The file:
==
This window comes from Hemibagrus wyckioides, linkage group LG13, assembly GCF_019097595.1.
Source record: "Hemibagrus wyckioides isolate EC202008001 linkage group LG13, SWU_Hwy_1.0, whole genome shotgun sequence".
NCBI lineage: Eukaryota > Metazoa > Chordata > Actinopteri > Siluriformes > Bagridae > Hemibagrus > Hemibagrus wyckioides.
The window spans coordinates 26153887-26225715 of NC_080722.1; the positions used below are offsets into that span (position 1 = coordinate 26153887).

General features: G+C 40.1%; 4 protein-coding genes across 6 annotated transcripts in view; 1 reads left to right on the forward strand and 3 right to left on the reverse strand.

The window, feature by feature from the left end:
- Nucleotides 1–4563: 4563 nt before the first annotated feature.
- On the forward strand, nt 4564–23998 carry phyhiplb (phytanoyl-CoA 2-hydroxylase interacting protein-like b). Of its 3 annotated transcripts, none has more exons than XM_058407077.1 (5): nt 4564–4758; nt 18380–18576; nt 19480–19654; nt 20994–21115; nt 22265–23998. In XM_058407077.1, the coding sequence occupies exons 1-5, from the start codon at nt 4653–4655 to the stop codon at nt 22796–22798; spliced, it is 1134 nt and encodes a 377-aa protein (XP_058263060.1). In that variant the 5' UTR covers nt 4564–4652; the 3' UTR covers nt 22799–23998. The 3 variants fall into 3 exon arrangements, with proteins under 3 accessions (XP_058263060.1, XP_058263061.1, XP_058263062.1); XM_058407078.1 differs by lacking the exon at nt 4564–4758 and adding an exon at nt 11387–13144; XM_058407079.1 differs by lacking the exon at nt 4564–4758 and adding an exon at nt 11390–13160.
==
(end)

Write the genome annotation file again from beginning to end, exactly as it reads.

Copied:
This window comes from Hemibagrus wyckioides, linkage group LG13, assembly GCF_019097595.1.
Source record: "Hemibagrus wyckioides isolate EC202008001 linkage group LG13, SWU_Hwy_1.0, whole genome shotgun sequence".
NCBI lineage: Eukaryota > Metazoa > Chordata > Actinopteri > Siluriformes > Bagridae > Hemibagrus > Hemibagrus wyckioides.
The window spans coordinates 26153887-26225715 of NC_080722.1; the positions used below are offsets into that span (position 1 = coordinate 26153887).

General features: G+C 40.1%; 4 protein-coding genes across 6 annotated transcripts in view; 1 reads left to right on the forward strand and 3 right to left on the reverse strand.

The window, feature by feature from the left end:
- Nucleotides 1–4563: 4563 nt before the first annotated feature.
- On the forward strand, nt 4564–23998 carry phyhiplb (phytanoyl-CoA 2-hydroxylase interacting protein-like b). Of its 3 annotated transcripts, none has more exons than XM_058407077.1 (5): nt 4564–4758; nt 18380–18576; nt 19480–19654; nt 20994–21115; nt 22265–23998. In XM_058407077.1, the coding sequence occupies exons 1-5, from the start codon at nt 4653–4655 to the stop codon at nt 22796–22798; spliced, it is 1134 nt and encodes a 377-aa protein (XP_058263060.1). In that variant the 5' UTR covers nt 4564–4652; the 3' UTR covers nt 22799–23998. The 3 variants fall into 3 exon arrangements, with proteins under 3 accessions (XP_058263060.1, XP_058263061.1, XP_058263062.1); XM_058407078.1 differs by lacking the exon at nt 4564–4758 and adding an exon at nt 11387–13144; XM_058407079.1 differs by lacking the exon at nt 4564–4758 and adding an exon at nt 11390–13160.